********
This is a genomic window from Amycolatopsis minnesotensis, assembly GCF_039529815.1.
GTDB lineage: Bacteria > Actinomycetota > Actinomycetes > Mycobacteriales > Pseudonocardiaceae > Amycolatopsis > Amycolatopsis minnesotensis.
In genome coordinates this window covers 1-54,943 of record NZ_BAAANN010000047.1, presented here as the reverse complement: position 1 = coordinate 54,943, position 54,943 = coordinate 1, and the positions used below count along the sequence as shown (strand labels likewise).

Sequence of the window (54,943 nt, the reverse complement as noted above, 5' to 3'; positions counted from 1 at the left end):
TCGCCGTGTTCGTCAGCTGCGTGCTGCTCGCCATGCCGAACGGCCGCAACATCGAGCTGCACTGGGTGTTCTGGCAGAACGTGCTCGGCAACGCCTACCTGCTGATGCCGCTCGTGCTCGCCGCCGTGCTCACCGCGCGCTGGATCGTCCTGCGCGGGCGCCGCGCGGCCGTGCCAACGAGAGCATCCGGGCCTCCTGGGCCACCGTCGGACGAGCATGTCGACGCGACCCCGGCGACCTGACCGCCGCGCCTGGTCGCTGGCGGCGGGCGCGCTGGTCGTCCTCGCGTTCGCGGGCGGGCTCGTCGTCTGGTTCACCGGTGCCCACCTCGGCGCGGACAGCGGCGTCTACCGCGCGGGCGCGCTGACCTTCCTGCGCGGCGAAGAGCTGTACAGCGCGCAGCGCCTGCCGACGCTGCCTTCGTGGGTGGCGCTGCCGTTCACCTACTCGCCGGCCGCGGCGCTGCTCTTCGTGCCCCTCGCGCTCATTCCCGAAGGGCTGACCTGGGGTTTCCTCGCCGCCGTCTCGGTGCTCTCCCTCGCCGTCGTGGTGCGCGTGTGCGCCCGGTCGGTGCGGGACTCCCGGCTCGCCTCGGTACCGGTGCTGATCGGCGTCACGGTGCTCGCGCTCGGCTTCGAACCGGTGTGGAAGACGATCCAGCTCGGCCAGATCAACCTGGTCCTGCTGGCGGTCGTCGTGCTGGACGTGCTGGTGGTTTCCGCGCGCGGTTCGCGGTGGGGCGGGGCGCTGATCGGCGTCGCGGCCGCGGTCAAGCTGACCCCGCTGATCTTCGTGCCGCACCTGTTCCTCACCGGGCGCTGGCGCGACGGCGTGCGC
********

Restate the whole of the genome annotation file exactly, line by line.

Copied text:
This is a genomic window from Amycolatopsis minnesotensis, assembly GCF_039529815.1.
GTDB lineage: Bacteria > Actinomycetota > Actinomycetes > Mycobacteriales > Pseudonocardiaceae > Amycolatopsis > Amycolatopsis minnesotensis.
In genome coordinates this window covers 1-54,943 of record NZ_BAAANN010000047.1, presented here as the reverse complement: position 1 = coordinate 54,943, position 54,943 = coordinate 1, and the positions used below count along the sequence as shown (strand labels likewise).

Sequence of the window (54,943 nt, the reverse complement as noted above, 5' to 3'; positions counted from 1 at the left end):
TCGCCGTGTTCGTCAGCTGCGTGCTGCTCGCCATGCCGAACGGCCGCAACATCGAGCTGCACTGGGTGTTCTGGCAGAACGTGCTCGGCAACGCCTACCTGCTGATGCCGCTCGTGCTCGCCGCCGTGCTCACCGCGCGCTGGATCGTCCTGCGCGGGCGCCGCGCGGCCGTGCCAACGAGAGCATCCGGGCCTCCTGGGCCACCGTCGGACGAGCATGTCGACGCGACCCCGGCGACCTGACCGCCGCGCCTGGTCGCTGGCGGCGGGCGCGCTGGTCGTCCTCGCGTTCGCGGGCGGGCTCGTCGTCTGGTTCACCGGTGCCCACCTCGGCGCGGACAGCGGCGTCTACCGCGCGGGCGCGCTGACCTTCCTGCGCGGCGAAGAGCTGTACAGCGCGCAGCGCCTGCCGACGCTGCCTTCGTGGGTGGCGCTGCCGTTCACCTACTCGCCGGCCGCGGCGCTGCTCTTCGTGCCCCTCGCGCTCATTCCCGAAGGGCTGACCTGGGGTTTCCTCGCCGCCGTCTCGGTGCTCTCCCTCGCCGTCGTGGTGCGCGTGTGCGCCCGGTCGGTGCGGGACTCCCGGCTCGCCTCGGTACCGGTGCTGATCGGCGTCACGGTGCTCGCGCTCGGCTTCGAACCGGTGTGGAAGACGATCCAGCTCGGCCAGATCAACCTGGTCCTGCTGGCGGTCGTCGTGCTGGACGTGCTGGTGGTTTCCGCGCGCGGTTCGCGGTGGGGCGGGGCGCTGATCGGCGTCGCGGCCGCGGTCAAGCTGACCCCGCTGATCTTCGTGCCGCACCTGTTCCTCACCGGGCGCTGGCGCGACGGCGTGCGC